US 5564067 A
A trapping plug with unique characteristics provides phase separators for cryogenic storage systems for space applications. The plug has a body of high-thermal conductivity metal such as OFHC copper and a multiplicity of holes of uniform, extremely small diameter and uniformly spaced extending through the body. The hole diameters and their uniformity in size and spacing enable precise design of an operating system using disclosed criteria. Hole diameters at the range of interest for systems for long-term storage of cryogenics such as liquid hydrogen, that is, 0.1 to 5.0 microns, may be provided in the plugs. Multiple plugs or clusters of plugs disposed in a plate may be used as required. A storage system making use of the trapping plugs also includes external vent lines and a flow regulator that controls flow of vapor through the vent lines.
1. A trapping plug for a fluid phase separator comprising a plug body of high-thermal conductivity metal having flat upper and lower faces and a multiplicity of holes of uniform diameter from 0.1 to 5.0 microns extending through the plug perpendicular to said faces and uniformly spaced in said body.
2. A trapping plug as defined in claim 1 wherein said plug is prepared by disposing a billet of sacrificial wire material in an extrusion can of said high-thermal conductivity metal, extruding the resulting assembly through a die to produce an elongated, thinned-out rod having a center of said wire material, converting a plurality of extruded rods to hexagonal cross-sectional shape, stacking the extruded rods in an array in an extrusion can, re-extruding the stacked can until said wires are reduced to a diameter of 0.1 to 5.0 microns, and etching away said wires.
3. A trapping plug as defined in claim 1 wherein said body is comprised of copper.
4. A trapping plug as defined in claim 3 wherein said copper is OFHC copper.
This invention was made with government support under SBIR Contract FO4611-87-C-0078. The government has certain rights in this invention.
This application is a continuation-in-part of my application Ser. No. 07/375,709, filed Jul. 5, 1989, now U.S. Pat. No. 5,101,894.
This invention relates generally to liquid cryogenic storage systems for use in space and more particularly to phase separators for such systems.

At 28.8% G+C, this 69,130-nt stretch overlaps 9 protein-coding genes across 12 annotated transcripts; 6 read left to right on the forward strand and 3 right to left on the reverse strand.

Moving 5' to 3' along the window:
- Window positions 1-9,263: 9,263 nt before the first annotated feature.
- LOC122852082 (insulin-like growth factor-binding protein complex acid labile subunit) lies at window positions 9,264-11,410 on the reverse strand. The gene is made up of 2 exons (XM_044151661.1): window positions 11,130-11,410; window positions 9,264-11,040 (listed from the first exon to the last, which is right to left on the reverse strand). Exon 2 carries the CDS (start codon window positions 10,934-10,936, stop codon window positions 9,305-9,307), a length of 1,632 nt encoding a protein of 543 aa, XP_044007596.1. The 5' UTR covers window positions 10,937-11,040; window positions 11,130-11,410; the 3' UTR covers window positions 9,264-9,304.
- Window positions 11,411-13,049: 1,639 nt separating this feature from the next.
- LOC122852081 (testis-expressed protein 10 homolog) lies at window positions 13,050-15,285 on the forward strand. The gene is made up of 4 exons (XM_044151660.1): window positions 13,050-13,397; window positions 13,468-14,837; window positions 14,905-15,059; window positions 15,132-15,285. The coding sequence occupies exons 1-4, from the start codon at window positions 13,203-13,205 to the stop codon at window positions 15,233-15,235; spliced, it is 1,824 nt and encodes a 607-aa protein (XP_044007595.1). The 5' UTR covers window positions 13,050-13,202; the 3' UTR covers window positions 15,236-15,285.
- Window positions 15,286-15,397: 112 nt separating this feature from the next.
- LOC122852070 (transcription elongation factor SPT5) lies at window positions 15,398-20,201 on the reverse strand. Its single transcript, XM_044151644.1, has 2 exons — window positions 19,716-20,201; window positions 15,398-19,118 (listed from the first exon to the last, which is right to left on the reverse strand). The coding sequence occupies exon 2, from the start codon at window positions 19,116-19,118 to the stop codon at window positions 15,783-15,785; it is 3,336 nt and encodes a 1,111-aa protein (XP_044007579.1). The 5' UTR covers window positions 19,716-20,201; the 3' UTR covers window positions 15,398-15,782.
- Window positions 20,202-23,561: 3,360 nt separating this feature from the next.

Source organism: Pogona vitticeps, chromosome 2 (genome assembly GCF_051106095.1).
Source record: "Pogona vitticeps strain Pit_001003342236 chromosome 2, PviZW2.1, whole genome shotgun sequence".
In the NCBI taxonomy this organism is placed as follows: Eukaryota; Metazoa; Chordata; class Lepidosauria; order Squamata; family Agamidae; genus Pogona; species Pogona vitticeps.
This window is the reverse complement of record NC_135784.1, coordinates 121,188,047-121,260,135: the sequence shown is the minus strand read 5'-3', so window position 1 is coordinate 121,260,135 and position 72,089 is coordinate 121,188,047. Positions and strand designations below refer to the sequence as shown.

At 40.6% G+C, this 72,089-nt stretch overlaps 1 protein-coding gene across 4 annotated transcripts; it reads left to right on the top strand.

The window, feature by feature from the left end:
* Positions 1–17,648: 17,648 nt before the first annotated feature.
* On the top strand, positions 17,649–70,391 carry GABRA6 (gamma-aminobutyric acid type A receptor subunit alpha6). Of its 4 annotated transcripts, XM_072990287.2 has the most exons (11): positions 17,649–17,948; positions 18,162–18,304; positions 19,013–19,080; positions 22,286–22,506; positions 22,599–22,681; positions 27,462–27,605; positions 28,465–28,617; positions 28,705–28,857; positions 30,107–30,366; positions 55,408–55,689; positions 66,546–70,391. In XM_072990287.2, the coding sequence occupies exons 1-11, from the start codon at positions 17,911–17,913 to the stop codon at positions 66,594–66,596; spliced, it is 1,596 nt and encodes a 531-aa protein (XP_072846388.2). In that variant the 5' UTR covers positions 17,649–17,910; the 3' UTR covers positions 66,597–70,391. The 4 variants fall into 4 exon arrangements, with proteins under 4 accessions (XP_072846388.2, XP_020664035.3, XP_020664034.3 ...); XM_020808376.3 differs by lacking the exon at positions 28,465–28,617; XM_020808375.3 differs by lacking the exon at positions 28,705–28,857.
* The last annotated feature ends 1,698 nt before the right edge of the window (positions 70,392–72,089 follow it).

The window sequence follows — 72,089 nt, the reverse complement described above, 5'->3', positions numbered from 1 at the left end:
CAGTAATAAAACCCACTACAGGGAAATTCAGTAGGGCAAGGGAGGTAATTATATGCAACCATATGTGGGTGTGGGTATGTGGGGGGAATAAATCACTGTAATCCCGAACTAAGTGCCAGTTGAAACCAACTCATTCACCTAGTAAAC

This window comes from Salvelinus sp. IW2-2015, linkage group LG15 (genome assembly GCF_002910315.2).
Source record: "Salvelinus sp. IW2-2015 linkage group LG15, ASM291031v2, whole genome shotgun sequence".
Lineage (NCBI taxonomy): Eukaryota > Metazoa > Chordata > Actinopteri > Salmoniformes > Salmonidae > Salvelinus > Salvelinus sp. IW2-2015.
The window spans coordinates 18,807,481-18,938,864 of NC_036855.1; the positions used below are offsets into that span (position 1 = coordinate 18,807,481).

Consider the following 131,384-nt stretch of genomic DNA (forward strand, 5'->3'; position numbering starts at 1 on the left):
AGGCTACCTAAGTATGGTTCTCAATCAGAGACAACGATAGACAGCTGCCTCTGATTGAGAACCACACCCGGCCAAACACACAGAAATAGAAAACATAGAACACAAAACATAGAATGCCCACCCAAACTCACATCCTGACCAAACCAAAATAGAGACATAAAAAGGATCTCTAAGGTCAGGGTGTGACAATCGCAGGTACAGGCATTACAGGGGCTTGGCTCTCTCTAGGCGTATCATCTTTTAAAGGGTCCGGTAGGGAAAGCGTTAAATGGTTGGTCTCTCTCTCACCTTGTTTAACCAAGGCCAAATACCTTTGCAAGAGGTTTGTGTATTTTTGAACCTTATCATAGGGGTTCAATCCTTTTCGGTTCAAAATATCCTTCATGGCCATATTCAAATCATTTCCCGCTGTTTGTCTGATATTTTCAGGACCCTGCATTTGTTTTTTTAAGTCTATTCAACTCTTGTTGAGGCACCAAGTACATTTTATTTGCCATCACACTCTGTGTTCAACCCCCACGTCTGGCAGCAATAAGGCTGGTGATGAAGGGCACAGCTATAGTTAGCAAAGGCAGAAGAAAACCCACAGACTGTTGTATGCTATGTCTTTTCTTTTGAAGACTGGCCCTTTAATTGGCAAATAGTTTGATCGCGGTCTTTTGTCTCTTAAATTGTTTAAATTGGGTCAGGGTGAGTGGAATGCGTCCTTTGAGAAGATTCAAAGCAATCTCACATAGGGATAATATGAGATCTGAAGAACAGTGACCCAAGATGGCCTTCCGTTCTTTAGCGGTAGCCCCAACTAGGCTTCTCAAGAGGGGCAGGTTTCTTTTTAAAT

Facilities for long-term storage of cryogenic liquids in space are required for many missions, in particular, those that make use of stored cryogens such as liquid hydrogen for purposes of cooling of infrared detectors and other equipment that has an extremely low operating temperature. For operations in a microgravity environment of space, cryogenic storage systems preferably make use a phase separator to prevent loss of the cryogenic liquid and to take advantage of the latent heat of vaporization of the liquid cryogen before it is vented from the system.
One approach proposed for phase separators in space cryogenic systems is a thermodynamic vent system in which both liquid and vapor phases are discharged through a Joule-Thompson orifice. After leaving this orifice, the two-phase discharge is forced to flow through a heat exchanger tube that is coupled to the tank wall and/or to heat shields around the dewar. Ideally, the liquid phase discharge should all be converted to vapor in the heat exchanger tube to make use of the latent heat of evaporation of the discharged liquid. This approach presents disadvantages in that two-phase flow in zero gravity is poorly understood, with little existing experimental data. Thus, a good deal of uncertainty exists in the assumption that all of the liquid discharged from the tank will be converted to vapor before release from the system. Also, basic thermodynamics show that more efficient cooling is achieved if all liquid-vapor conversion takes place in the tank and no liquid at all is discharged from the tank.
U.S. Pat. No. 4,412,851, issued Nov. 1, 1983, shows a phase separator for use in zero gravity that has an inlet communicating with a cryogen reservoir and an outlet to space with a transfer chamber in between, with flow restrictors at the ends of the chamber and a pair of obturators between the flow restrictors, the obturators being operated alternately by a control system.